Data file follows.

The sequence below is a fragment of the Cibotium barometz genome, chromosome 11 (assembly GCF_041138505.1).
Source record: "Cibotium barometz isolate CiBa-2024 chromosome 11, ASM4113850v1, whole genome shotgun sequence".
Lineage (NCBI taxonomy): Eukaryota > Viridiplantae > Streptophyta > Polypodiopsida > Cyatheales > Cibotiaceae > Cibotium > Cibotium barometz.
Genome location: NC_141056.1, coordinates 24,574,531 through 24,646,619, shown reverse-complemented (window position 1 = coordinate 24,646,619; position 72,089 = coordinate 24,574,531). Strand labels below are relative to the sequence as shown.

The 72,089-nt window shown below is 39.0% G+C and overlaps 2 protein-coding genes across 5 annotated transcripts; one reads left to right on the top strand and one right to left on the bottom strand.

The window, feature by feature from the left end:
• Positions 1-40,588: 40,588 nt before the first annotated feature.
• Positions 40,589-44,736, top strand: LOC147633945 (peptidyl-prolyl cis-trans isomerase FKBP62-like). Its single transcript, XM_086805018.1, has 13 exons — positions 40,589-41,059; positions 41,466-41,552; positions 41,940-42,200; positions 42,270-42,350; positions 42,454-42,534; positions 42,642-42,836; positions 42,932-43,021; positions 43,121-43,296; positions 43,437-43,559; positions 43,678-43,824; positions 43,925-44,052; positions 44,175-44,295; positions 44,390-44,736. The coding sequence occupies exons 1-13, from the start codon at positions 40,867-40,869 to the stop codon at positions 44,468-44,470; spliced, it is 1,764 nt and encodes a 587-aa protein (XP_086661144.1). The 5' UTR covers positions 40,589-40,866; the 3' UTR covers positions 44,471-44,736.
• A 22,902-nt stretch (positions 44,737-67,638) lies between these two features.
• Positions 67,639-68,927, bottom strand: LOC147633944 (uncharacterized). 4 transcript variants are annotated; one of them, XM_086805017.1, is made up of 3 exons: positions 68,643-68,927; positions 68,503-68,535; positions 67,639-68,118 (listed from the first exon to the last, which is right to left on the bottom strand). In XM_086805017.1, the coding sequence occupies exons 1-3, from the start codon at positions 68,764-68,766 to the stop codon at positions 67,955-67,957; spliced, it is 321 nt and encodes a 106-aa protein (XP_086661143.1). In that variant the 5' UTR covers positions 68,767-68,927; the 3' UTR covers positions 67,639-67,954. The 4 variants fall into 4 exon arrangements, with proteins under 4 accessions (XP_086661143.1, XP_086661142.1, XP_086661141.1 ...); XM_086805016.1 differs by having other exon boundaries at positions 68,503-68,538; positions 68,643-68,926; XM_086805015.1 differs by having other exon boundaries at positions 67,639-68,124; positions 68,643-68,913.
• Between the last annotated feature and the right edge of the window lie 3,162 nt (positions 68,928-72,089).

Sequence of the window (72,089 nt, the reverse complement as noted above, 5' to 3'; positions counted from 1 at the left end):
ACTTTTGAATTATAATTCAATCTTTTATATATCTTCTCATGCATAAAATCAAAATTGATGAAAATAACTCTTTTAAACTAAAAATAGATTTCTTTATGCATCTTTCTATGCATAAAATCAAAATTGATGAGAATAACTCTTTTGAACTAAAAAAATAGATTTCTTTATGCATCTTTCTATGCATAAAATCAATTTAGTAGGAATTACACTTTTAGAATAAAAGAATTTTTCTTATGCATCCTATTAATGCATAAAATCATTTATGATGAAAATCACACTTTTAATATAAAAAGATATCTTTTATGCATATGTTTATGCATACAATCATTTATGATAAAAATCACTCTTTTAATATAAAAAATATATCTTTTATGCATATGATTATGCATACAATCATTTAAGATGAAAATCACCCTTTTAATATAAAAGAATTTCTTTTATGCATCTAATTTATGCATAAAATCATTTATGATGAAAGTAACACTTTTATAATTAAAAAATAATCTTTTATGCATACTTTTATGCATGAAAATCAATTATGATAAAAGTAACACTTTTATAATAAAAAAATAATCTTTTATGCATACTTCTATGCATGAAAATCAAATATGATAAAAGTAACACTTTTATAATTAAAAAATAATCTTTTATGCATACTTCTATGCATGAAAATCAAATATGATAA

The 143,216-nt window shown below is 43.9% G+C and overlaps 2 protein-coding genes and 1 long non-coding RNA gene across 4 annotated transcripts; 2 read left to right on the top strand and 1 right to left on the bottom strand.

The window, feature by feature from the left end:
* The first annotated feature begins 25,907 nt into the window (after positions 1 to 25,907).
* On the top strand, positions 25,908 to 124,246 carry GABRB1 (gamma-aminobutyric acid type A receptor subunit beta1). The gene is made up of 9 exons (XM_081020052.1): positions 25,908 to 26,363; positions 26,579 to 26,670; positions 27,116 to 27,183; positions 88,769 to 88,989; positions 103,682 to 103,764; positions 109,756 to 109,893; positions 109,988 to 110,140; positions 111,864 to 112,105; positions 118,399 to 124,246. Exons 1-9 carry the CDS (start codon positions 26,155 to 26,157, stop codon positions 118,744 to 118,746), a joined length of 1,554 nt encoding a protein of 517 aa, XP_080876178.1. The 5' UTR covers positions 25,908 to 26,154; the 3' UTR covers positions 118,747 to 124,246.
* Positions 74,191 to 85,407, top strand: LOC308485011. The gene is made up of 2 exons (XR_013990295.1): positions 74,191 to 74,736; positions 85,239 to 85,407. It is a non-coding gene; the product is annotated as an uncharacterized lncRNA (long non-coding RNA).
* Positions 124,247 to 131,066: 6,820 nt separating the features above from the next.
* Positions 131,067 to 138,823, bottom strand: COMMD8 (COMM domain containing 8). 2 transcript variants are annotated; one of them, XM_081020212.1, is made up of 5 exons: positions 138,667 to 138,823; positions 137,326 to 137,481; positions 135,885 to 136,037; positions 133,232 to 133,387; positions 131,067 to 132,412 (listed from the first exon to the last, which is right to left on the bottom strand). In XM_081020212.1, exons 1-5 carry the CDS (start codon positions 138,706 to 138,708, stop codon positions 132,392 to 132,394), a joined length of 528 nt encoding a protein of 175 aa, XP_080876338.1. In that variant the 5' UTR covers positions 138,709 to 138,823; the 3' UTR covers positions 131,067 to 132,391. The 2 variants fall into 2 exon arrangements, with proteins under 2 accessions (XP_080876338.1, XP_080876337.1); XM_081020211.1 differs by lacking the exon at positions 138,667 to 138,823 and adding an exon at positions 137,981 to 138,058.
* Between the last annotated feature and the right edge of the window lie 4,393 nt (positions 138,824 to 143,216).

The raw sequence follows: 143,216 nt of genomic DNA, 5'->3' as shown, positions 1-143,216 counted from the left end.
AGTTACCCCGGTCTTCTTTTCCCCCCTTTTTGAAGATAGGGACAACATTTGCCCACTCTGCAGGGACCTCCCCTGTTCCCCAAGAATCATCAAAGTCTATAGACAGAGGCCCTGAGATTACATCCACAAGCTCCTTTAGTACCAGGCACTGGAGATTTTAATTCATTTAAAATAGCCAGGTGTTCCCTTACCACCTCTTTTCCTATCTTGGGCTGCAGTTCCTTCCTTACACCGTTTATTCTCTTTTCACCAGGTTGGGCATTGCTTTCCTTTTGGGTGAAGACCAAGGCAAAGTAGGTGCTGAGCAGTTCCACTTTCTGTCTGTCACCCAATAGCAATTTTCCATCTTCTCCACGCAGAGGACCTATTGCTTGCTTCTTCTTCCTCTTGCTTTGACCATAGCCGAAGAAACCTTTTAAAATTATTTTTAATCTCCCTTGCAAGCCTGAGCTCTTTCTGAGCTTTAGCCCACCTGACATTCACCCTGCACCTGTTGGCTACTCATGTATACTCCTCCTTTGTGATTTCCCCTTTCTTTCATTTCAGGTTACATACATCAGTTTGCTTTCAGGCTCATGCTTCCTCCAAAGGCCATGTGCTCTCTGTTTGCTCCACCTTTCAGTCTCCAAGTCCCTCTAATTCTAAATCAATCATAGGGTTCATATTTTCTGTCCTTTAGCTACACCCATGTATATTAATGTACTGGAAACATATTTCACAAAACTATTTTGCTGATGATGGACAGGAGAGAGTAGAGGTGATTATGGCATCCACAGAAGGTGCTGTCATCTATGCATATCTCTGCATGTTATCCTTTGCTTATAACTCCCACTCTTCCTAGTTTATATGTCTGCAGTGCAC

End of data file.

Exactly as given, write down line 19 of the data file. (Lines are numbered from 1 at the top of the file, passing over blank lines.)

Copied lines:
* Positions 124,247 to 131,066: 6,820 nt separating the features above from the next.